8th Asia Pacific Conference on Exercise and Sports Science 2017
Name: Stephen L. Kopecky, M.D., FACC, FACP
Position: Professor of Medicine
Address: Department of Cardiovascular Disease, Mayo Clinic
Dr. Steve Kopecky is a cardiologist at Mayo Clinic. After his training at Mayo Medical School, he started in Mayo's Cardiac Catheterization Laboratory doing interventional procedures and in the Coronary Care Unit treating myocardial infarctions. He is now focused on cardiovascular disease prevention. He has written numerous articles for peer-reviewed journals and has received multiple "Teacher of the Year" awards from Mayo's Division of Cardiovascular Diseases and the Department of Internal Medicine. His research interests include the role of lifestyle, including diet, exercise, and proper nutrition play in risk prediction and the development of cardiovascular disease and statin intolerance, especially as it affects patients with familial hypercholesterolemia. He is a contributing editor of the Mayo Clinic’s "Healthy Heart for Life!" book. Dr. Kopecky is the Immediate Past President of the American Society for Preventive Cardiology and is the 2013 recipient of the Jan J. Kellermann Memorial Award given by the International Academy of Cardiology for distinguished work in the field of Cardiovascular Disease Prevention.
Sustainable lifestyle changes to reduce cardiovascular and chronic disease.
Inappropriate diet, high blood pressure, smoking, physical activity and air pollution are the top risk factors for global burden of disease. It has been shown in the Western Nations that behaviors account for 50% of our health, environment and genetics 20% each and access to health care, 10%. However, 88% of the health care dollar is spent on health care services while only 4% is spent on encouraging healthy behaviors.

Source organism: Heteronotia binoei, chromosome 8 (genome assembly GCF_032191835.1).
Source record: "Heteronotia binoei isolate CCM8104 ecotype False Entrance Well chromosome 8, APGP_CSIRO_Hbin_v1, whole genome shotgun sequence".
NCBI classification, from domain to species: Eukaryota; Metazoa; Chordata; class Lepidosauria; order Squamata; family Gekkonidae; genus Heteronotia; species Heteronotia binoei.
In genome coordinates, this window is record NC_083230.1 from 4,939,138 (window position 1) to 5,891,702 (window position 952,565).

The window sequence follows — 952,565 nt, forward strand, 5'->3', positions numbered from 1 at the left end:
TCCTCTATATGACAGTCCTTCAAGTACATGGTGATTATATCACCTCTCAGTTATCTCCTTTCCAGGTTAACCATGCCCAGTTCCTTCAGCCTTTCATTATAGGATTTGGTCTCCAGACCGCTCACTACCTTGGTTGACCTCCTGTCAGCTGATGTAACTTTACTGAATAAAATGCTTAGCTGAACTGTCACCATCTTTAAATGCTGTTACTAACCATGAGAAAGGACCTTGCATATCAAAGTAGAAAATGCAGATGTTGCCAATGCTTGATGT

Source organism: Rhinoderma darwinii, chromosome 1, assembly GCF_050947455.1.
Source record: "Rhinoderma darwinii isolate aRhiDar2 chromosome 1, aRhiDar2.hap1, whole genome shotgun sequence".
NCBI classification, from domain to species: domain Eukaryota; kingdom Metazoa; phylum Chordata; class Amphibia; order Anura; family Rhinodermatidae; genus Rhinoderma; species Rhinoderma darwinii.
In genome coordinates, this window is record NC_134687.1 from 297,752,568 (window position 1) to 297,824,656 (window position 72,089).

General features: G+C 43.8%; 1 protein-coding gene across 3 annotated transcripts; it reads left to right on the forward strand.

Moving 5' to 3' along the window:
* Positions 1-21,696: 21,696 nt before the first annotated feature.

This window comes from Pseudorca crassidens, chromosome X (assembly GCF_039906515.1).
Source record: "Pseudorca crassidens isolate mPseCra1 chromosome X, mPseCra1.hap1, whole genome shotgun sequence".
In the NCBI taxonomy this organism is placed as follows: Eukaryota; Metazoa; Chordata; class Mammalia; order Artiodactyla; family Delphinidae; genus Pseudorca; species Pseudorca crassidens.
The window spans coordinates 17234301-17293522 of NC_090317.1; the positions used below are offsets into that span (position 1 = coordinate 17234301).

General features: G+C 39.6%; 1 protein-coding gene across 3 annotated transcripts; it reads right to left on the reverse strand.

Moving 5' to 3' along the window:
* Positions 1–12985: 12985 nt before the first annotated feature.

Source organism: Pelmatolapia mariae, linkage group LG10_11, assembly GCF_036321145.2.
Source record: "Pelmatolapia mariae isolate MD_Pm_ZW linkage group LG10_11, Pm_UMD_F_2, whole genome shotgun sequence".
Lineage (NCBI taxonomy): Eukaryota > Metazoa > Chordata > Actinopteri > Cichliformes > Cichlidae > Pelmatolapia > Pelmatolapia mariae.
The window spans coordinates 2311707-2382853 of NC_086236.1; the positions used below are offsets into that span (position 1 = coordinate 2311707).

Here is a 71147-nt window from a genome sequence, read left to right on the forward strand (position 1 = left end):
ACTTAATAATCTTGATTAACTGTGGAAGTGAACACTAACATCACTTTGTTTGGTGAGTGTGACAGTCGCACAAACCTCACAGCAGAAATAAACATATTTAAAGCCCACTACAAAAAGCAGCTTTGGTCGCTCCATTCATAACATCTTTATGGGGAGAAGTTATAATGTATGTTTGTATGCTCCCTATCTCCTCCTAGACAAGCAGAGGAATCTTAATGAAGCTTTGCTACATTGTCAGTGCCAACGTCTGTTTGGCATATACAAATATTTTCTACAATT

It has been shown that the 4 basic components that comprise healthy behavior are non-smoking, eating 5 servings of fruits and/or vegetables per day, keeping a healthy weight with a body mass index of approximately 25, and vigorous physical activity of at least 150 minutes per week. However, less than 5% of the world’s population achieves all 4 of these on a regular basis. Regular vigorous physical activity and a plant-based diet with the primary source of fat being monounsaturated fat, has been shown to reduce chronic diseases including cardiovascular disease, dementia, diabetes, metabolic syndrome, Parkinson’s disease, sexual dysfunction, and arthritis. In addition, these lifestyle changes not only prolong life but also the quality of life and reduce the burden of chronic disease and fragility. For us to achieve this on a world-wide basis, greater emphasis will need to be placed on educating our youth towards appropriate lifestyles and healthy diet. In addition, vigorous physical activity, which has been shown to be associated with improved health and prolonged life should be incorporated into our schools, work place, neighborhoods, and home life so that these behaviors that can be more easily achieved.